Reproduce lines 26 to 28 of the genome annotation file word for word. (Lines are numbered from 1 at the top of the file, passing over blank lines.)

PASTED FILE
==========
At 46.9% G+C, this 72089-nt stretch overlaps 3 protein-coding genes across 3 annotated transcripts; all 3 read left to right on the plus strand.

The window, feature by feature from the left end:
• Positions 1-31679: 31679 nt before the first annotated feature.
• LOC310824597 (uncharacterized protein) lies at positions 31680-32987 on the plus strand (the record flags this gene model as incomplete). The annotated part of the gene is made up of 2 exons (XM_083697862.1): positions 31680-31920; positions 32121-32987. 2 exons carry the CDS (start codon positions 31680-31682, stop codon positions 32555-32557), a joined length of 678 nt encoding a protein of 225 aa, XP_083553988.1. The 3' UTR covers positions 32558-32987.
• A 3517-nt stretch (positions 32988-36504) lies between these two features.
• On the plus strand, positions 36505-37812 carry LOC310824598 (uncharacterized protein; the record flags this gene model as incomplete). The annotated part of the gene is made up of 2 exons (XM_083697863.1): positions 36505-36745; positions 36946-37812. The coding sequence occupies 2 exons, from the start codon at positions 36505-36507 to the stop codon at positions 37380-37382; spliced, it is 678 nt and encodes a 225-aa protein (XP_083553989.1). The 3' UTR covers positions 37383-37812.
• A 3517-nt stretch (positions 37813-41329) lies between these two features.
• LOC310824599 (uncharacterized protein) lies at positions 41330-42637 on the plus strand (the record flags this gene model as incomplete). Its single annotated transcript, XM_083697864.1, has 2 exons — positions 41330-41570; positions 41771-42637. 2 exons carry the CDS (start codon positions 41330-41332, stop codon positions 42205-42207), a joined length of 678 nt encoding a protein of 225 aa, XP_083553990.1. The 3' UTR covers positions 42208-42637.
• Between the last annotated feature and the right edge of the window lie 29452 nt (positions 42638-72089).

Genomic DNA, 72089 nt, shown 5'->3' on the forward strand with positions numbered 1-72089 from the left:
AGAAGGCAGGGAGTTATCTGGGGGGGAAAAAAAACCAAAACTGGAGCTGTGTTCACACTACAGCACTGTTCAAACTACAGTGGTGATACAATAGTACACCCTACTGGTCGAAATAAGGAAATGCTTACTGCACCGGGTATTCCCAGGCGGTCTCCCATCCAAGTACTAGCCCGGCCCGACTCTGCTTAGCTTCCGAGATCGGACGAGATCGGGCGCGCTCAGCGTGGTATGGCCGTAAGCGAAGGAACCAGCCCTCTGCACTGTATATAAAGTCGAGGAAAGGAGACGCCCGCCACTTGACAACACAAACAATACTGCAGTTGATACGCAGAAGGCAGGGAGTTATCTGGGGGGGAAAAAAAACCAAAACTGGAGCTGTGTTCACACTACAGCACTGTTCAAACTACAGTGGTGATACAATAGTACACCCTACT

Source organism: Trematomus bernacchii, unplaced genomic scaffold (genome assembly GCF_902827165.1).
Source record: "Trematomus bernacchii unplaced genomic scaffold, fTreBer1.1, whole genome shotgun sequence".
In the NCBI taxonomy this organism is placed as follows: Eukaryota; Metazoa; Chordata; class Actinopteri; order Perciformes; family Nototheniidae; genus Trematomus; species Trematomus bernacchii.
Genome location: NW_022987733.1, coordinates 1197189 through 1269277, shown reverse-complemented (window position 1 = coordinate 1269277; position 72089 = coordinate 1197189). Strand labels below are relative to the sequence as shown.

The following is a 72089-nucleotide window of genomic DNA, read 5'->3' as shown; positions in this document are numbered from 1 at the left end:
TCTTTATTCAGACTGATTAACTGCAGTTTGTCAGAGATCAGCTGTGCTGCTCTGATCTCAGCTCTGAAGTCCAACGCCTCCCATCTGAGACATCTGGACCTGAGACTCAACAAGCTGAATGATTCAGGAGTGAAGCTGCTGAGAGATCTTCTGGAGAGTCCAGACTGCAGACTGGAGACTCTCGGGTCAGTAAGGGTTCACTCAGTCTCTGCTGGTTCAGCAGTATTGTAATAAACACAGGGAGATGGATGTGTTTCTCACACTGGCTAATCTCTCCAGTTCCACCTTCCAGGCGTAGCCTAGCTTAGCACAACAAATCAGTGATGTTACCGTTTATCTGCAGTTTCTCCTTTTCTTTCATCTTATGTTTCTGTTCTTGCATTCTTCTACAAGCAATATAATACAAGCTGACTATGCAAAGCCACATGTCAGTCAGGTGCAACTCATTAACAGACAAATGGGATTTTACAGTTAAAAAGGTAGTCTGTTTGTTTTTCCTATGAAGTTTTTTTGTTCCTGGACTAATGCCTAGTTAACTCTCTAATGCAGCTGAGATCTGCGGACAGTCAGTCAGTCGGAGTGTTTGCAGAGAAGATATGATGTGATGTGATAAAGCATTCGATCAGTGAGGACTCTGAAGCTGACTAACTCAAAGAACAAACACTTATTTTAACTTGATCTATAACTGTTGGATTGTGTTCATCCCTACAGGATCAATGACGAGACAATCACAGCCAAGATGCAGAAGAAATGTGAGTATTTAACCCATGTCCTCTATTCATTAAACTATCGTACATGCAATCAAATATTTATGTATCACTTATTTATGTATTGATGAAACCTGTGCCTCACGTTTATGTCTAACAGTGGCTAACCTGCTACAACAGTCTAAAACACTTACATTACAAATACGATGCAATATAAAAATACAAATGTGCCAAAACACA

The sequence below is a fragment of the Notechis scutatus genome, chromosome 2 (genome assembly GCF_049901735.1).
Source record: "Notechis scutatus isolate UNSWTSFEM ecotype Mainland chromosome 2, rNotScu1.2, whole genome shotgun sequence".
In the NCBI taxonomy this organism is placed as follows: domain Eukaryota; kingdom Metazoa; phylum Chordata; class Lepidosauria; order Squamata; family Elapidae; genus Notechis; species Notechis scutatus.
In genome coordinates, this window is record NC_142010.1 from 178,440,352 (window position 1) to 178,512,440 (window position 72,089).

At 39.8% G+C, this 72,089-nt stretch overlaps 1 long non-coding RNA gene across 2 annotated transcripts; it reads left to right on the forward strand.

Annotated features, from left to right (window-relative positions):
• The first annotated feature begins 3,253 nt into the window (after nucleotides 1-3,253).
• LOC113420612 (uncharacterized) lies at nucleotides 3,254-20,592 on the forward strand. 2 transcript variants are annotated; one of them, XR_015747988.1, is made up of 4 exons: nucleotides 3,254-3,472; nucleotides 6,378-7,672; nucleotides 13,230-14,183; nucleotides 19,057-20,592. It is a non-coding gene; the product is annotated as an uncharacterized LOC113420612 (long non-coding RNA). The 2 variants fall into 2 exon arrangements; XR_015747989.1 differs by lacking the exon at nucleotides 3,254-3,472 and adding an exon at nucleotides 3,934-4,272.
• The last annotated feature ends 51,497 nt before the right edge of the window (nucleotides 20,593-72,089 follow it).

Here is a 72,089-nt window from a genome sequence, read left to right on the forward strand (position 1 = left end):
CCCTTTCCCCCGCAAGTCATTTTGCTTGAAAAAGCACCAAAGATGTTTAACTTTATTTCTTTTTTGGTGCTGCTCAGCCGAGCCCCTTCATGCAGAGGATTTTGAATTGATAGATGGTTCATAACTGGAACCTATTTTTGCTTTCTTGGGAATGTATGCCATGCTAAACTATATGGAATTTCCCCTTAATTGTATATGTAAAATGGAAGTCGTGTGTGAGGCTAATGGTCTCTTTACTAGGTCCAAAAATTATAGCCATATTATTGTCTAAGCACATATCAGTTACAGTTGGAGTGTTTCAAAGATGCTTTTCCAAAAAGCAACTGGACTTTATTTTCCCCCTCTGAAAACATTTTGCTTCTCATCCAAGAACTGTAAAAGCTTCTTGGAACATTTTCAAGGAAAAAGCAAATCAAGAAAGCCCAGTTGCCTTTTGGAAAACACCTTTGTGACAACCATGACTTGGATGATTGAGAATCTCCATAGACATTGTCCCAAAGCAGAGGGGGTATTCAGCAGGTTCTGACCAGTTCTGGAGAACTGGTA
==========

• The last annotated feature ends 51,497 nt before the right edge of the window (nucleotides 20,593-72,089 follow it).

Here is a 72,089-nt window from a genome sequence, read left to right on the forward strand (position 1 = left end):
CCCTTTCCCCCGCAAGTCATTTTGCTTGAAAAAGCACCAAAGATGTTTAACTTTATTTCTTTTTTGGTGCTGCTCAGCCGAGCCCCTTCATGCAGAGGATTTTGAATTGATAGATGGTTCATAACTGGAACCTATTTTTGCTTTCTTGGGAATGTATGCCATGCTAAACTATATGGAATTTCCCCTTAATTGTATATGTAAAATGGAAGTCGTGTGTGAGGCTAATGGTCTCTTTACTAGGTCCAAAAATTATAGCCATATTATTGTCTAAGCACATATCAGTTACAGTTGGAGTGTTTCAAAGATGCTTTTCCAAAAAGCAACTGGACTTTATTTTCCCCCTCTGAAAACATTTTGCTTCTCATCCAAGAACTGTAAAAGCTTCTTGGAACATTTTCAAGGAAAAAGCAAATCAAGAAAGCCCAGTTGCCTTTTGGAAAACACCTTTGTGACAACCATGACTTGGATGATTGAGAATCTCCATAGACATTGTCCCAAAGCAGAGGGGGTATTCAGCAGGTTCTGACCAGTTCTGGAGAACTGGTA